The still image quality, at least, is very good. The resolution is everything you would expect from a 26-megapixel sensor, and the dynamic range is especially impressive. Even JPEGs straight from the camera had very good tonal range, and the dense, satisfying color rendition we’re used to seeing from Pentax DSLRs.
That sky-high ISO 1,600,00 setting is way higher than we would want to go, though. Even by ISO 12,800 the fine details are starting to smear visibly, so despite its new BSI sensor and processing engine, the K-3 III can’t beat the laws of physics.
For our lab data comparison, we compared the K-3 III with two of its high-end APS-C DSLR rivals: the Canon EOS 90D, and Nikon D500. We've also compared the Pentax with one of the finest APS-C mirrorless cameras on the market right now: the Fujifilm X-T4, to see how DSLR technology stands up to mirrorless.
Resolution is measured using standardized text charts which give results in line widths / picture height, which is independent of sensor size.
With its 26MP sensor, the K-3 III predictably resolves a similar degree of fine detail as the 26MP Fujifilm X-T4. Naturally, neither camera can compete with the 32.5MP EOS 90D for outright resolving power, while the 20.9MP D500 has to settle for last place in this test.
Dynamic range is a measure of a camera's ability to record extreme brightness ranges and still retain detail in the brightest and darkest parts of the scene. It's measured in EV (exposure values, or 'stops').
Dynamic range is the K-3 III's forté, as though it's marginally beaten by the Fujifilm X-T4, the difference is minimal, and the Pentax edges into the lead at ISO 1600 and continues to capture more dynamic range than the competition right up to ISO 25,600 – an impressive result.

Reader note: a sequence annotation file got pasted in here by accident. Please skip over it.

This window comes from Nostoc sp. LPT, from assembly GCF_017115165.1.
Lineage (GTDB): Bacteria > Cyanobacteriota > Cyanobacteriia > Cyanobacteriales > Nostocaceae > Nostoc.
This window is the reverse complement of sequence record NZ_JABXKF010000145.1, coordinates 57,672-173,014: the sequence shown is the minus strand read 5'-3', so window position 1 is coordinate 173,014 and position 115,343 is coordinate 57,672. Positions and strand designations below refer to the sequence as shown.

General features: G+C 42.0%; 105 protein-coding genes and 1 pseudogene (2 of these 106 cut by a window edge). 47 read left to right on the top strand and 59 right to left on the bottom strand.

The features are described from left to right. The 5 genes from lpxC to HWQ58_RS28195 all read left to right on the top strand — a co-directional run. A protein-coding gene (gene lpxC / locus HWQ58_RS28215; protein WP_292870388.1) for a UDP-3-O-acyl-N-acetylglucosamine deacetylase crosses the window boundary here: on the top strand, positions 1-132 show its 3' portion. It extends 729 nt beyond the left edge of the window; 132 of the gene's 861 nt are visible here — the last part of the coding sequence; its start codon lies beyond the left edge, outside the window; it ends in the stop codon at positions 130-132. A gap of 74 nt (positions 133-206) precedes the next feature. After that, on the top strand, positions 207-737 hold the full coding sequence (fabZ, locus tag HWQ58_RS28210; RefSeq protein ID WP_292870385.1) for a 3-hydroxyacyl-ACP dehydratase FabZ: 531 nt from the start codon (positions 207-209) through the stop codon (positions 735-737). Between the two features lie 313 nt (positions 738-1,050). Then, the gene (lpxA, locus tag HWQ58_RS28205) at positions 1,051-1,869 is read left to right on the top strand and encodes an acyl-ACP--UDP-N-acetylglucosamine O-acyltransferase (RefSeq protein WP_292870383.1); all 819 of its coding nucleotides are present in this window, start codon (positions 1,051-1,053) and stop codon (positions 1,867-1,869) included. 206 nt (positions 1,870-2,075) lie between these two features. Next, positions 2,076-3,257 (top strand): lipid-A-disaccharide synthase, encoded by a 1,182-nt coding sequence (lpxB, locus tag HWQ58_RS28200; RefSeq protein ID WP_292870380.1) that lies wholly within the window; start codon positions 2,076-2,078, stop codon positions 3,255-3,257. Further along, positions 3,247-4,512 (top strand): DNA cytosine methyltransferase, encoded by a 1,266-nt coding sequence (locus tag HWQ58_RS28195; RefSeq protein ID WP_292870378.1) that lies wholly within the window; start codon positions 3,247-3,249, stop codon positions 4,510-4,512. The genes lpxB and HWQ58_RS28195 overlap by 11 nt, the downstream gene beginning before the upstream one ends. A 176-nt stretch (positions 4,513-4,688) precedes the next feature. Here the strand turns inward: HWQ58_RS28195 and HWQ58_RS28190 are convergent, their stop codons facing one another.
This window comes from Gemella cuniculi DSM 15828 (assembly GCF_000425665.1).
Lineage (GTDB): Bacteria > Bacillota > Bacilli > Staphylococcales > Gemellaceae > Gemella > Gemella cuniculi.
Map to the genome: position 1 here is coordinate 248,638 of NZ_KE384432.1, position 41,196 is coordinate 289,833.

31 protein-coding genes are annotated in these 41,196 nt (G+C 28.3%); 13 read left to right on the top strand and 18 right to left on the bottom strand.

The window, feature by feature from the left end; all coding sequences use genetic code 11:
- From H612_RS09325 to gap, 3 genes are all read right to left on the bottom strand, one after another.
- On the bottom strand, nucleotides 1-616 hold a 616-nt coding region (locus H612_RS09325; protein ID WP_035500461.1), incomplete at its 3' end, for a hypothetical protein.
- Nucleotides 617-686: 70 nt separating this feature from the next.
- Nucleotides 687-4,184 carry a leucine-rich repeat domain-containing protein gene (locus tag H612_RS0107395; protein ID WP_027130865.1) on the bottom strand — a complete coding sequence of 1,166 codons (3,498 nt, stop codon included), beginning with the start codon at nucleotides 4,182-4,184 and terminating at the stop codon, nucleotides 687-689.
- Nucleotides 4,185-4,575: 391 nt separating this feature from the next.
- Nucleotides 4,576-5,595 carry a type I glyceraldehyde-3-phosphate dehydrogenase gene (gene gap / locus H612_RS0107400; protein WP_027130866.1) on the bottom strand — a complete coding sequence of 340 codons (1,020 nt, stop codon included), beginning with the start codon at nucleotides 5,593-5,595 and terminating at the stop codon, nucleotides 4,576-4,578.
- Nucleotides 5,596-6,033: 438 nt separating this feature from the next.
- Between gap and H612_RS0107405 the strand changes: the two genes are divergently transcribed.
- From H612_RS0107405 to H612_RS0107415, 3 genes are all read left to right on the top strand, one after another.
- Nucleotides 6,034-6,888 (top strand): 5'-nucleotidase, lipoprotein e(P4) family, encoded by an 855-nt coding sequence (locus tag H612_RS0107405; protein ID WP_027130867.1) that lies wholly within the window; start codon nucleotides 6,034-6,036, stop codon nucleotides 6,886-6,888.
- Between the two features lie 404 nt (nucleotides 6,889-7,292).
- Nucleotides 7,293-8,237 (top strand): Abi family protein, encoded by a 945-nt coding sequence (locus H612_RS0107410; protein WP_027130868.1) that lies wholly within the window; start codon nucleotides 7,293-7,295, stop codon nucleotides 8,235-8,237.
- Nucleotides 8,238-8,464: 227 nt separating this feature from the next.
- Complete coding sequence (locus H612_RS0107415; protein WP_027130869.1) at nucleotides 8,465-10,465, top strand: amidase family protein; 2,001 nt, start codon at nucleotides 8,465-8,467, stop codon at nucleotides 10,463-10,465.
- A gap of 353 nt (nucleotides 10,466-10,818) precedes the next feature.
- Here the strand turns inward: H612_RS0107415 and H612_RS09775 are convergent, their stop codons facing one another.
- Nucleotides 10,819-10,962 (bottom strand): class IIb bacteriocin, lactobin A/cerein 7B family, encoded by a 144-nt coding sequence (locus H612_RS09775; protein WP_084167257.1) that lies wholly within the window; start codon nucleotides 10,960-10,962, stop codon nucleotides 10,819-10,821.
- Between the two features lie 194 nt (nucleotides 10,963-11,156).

Signal to noise ratio:
This test compares the amount of random noise generated by the camera at different ISO settings as a proportion of the actual image information (the 'signal'). Higher values are better and we expect to see the signal to ratio fall as the ISO is increased.
The K-3 III technically produces the noisiest images at lower sensitivities, though it's really a moot point, as noise isn't visible to the naked eye at low ISOs. Much more important are the noise scores at higher sensitivities, and this is where the K-3 III comes good, drawing level with the X-T4 for producing the cleanest images on test.
Usually, we don't like to focus TOO much on price in camera reviews, at least as far as final ratings are concerned. In this case we have to. The launch price for the Pentax K-3 Mark III of $2,000/£1,900 seems just plain silly. 12fps continuous shooting notwithstanding, the K-3 III doesn’t feel worth anything like that. It costs more than the full frame Pentax K-1 II, for example, and way more than any APS-C rivals.
Worse, its design now seems perversely rooted in the past, as if Pentax is deliberately targeting DSLR fans who want on principle to reject everything that mirrorless cameras have brought. The fixed rear screen and the lack of on-sensor phase detect AF are major limitations in themselves, and the shallow buffer depth detracts from the K-3 Mark III’s high speed burst shooting – one of its remaining strong points, you would have hoped.
The Pentax K-3 Mark III is a good, solid, powerful DSLR, but one with a design that’s rooted in the past and a price tag that just adds insult to injury. If you love the Pentax brand and the DSLR design, you could probably forgive it for all of that, but it’s hard to see how this camera could attract anyone from outside the Pentax fold.